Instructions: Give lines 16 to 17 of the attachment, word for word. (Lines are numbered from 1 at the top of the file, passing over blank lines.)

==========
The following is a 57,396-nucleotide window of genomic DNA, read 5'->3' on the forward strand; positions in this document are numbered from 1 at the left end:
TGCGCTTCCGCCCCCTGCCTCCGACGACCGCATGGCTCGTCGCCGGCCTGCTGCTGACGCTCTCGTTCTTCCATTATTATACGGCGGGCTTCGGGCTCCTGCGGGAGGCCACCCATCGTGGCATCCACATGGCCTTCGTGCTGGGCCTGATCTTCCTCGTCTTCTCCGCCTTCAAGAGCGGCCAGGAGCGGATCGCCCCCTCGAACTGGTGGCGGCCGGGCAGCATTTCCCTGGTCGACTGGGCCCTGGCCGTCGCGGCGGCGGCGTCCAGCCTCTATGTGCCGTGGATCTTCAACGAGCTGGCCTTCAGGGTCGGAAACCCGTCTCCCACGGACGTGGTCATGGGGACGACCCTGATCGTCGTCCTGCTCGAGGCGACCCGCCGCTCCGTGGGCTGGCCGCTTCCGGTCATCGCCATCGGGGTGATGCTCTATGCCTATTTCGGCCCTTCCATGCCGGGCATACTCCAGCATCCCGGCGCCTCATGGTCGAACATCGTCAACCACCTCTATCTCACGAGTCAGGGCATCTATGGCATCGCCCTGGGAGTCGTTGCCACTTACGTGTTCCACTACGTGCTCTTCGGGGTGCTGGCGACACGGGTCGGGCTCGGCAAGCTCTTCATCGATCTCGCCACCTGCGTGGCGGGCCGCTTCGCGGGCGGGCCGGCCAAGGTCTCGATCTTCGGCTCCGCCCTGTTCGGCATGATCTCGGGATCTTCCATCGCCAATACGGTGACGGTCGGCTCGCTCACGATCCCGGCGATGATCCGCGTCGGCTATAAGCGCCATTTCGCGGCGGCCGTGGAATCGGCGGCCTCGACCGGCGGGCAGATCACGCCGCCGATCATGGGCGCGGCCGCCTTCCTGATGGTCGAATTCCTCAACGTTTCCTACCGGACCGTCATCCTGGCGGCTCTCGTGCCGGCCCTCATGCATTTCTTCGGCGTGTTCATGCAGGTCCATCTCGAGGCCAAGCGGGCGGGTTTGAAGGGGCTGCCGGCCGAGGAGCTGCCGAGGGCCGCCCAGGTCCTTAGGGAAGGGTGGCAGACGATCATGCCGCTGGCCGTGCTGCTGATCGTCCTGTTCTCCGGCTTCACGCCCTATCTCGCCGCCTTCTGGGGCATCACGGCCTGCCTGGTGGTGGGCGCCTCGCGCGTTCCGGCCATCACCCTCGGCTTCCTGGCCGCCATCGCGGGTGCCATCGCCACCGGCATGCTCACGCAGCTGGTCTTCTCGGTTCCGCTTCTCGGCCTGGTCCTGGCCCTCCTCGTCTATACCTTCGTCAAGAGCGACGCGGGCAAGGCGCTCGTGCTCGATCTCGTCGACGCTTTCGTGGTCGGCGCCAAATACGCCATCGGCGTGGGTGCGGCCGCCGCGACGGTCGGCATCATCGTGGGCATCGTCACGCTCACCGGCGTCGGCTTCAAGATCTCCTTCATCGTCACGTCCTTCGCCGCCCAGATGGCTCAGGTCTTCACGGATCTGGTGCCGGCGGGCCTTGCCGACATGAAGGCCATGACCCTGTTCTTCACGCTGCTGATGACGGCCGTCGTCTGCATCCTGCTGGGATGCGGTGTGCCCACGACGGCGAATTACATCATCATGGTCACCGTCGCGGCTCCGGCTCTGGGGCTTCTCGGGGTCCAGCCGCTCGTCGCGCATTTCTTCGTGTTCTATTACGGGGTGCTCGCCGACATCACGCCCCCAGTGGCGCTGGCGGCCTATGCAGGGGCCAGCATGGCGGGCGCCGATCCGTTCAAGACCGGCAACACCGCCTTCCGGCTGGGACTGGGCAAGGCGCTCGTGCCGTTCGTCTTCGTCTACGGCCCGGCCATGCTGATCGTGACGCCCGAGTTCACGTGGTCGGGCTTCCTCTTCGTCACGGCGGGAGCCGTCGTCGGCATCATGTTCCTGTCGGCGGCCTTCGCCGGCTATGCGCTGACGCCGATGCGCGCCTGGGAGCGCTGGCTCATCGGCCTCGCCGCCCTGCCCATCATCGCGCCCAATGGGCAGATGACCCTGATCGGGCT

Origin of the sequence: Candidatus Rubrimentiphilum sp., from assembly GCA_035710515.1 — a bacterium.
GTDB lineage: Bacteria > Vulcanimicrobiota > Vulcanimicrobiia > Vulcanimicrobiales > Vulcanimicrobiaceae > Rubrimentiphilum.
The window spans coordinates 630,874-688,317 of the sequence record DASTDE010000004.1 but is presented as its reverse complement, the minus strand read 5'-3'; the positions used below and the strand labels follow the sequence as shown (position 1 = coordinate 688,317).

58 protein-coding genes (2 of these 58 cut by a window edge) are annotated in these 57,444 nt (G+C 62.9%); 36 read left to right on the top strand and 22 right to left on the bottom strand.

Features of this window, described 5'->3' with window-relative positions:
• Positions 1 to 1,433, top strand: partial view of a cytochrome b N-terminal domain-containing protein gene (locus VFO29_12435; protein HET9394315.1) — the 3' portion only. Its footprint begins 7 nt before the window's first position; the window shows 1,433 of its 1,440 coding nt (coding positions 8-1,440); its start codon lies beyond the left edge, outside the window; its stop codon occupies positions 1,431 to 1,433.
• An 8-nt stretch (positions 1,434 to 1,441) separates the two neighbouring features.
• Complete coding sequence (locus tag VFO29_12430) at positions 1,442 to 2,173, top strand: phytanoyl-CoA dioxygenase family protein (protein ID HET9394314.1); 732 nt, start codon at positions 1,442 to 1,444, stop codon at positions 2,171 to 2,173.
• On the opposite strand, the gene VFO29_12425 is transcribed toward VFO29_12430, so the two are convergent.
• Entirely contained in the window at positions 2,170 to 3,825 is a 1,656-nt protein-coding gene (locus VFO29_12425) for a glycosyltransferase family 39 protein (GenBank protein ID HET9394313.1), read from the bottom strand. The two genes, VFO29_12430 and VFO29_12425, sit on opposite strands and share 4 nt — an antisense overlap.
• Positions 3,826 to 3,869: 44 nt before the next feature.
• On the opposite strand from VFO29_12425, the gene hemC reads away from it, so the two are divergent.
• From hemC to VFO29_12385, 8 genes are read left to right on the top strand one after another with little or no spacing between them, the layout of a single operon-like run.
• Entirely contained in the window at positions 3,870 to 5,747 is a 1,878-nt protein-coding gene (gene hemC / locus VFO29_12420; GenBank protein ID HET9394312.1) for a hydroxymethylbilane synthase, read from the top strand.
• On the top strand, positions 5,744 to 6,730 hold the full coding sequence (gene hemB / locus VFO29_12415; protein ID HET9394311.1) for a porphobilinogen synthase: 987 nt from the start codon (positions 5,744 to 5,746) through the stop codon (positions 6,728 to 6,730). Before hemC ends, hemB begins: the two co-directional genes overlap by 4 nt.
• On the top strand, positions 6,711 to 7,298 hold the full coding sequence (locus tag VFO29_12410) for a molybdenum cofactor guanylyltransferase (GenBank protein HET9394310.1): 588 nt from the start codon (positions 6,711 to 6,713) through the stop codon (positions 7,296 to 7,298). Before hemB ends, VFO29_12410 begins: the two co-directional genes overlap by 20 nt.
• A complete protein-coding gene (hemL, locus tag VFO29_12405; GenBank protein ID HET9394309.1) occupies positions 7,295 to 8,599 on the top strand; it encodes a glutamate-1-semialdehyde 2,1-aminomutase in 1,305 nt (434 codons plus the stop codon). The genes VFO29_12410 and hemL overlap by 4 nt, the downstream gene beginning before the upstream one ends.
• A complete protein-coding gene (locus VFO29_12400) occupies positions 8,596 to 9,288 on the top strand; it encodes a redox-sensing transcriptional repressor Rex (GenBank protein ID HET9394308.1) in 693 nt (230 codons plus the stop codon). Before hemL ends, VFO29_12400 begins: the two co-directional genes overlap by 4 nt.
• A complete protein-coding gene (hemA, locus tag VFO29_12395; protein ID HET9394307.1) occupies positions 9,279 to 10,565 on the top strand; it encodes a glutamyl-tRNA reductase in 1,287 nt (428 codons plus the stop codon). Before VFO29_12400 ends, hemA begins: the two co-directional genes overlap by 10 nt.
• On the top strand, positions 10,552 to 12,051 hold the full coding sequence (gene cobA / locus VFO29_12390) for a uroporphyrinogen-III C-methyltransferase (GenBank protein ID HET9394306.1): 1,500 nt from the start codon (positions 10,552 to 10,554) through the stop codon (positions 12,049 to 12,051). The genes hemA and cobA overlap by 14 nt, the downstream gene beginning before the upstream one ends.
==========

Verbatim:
• Entirely contained in the window at positions 3,870 to 5,747 is a 1,878-nt protein-coding gene (gene hemC / locus VFO29_12420; GenBank protein ID HET9394312.1) for a hydroxymethylbilane synthase, read from the top strand.
• On the top strand, positions 5,744 to 6,730 hold the full coding sequence (gene hemB / locus VFO29_12415; protein ID HET9394311.1) for a porphobilinogen synthase: 987 nt from the start codon (positions 5,744 to 5,746) through the stop codon (positions 6,728 to 6,730). Before hemC ends, hemB begins: the two co-directional genes overlap by 4 nt.